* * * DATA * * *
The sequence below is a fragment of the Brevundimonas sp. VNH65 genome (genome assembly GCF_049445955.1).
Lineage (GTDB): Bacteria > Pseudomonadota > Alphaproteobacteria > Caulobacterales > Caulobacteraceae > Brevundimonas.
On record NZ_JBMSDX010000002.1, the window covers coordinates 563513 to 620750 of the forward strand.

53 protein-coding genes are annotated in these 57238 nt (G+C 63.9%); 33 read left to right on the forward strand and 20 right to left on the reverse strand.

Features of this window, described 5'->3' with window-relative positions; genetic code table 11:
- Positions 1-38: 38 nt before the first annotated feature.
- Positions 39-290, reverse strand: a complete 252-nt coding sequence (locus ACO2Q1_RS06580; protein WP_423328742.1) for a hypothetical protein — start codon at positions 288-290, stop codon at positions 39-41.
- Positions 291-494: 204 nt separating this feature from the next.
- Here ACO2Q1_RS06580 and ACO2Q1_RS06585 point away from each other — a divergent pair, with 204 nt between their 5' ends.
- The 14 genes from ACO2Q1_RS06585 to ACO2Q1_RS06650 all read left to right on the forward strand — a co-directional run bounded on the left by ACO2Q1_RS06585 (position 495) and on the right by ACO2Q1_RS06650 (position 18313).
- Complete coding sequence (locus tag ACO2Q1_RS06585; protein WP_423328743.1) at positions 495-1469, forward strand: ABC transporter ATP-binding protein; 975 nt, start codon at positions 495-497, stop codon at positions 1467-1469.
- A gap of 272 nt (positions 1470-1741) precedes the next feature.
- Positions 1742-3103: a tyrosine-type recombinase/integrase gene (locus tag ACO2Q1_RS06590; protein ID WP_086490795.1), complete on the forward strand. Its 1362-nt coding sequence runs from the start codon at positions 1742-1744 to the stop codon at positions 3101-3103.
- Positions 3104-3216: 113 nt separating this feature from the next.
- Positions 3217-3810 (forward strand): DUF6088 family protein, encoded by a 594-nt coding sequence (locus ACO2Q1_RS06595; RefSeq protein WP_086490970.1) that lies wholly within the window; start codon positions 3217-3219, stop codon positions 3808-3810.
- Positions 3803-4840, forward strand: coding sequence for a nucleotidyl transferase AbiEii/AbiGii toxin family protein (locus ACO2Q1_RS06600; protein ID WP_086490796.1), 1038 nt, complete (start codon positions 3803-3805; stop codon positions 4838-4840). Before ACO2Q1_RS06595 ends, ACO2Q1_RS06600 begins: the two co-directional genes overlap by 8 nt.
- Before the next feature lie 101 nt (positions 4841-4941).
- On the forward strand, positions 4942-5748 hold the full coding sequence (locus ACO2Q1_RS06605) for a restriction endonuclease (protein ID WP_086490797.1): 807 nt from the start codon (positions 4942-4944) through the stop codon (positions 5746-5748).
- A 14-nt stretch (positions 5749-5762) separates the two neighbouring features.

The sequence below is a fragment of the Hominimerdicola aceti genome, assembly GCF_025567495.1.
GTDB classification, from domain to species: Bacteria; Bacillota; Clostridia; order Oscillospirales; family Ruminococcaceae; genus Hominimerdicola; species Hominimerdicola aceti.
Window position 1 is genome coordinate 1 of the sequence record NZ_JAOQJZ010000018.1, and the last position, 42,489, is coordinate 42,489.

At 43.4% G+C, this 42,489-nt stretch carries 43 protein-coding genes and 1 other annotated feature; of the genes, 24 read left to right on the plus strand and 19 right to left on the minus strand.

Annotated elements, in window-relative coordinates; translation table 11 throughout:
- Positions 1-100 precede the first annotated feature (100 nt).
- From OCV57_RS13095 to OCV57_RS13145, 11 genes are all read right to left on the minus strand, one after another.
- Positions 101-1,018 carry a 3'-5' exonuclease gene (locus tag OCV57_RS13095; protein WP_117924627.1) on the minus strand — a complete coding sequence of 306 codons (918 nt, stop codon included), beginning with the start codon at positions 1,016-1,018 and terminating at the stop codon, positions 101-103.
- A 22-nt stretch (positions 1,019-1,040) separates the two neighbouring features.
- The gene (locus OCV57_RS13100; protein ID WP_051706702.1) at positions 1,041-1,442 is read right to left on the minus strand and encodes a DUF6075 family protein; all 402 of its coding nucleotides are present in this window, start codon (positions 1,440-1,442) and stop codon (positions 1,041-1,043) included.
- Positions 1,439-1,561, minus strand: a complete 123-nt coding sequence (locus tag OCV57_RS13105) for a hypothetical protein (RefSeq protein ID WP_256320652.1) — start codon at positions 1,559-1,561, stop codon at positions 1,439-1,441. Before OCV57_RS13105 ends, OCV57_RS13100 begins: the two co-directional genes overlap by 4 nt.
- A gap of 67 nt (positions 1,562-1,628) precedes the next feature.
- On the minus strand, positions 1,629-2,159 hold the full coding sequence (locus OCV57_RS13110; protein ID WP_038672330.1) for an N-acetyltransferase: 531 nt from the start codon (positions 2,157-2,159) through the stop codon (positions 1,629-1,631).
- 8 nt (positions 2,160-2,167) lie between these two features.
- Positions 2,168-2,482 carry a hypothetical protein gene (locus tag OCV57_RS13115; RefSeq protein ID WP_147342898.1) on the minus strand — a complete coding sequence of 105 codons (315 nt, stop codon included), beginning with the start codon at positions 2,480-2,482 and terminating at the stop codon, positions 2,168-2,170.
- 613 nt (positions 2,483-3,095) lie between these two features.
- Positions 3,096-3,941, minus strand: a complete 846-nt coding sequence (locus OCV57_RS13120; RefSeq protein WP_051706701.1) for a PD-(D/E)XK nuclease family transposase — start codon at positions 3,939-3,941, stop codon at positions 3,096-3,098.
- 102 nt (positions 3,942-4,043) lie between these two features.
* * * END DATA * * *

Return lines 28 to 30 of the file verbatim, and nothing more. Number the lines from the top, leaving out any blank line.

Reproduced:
- A 22-nt stretch (positions 1,019-1,040) separates the two neighbouring features.
- The gene (locus OCV57_RS13100; protein ID WP_051706702.1) at positions 1,041-1,442 is read right to left on the minus strand and encodes a DUF6075 family protein; all 402 of its coding nucleotides are present in this window, start codon (positions 1,440-1,442) and stop codon (positions 1,041-1,043) included.
- Positions 1,439-1,561, minus strand: a complete 123-nt coding sequence (locus tag OCV57_RS13105) for a hypothetical protein (RefSeq protein ID WP_256320652.1) — start codon at positions 1,559-1,561, stop codon at positions 1,439-1,441. Before OCV57_RS13105 ends, OCV57_RS13100 begins: the two co-directional genes overlap by 4 nt.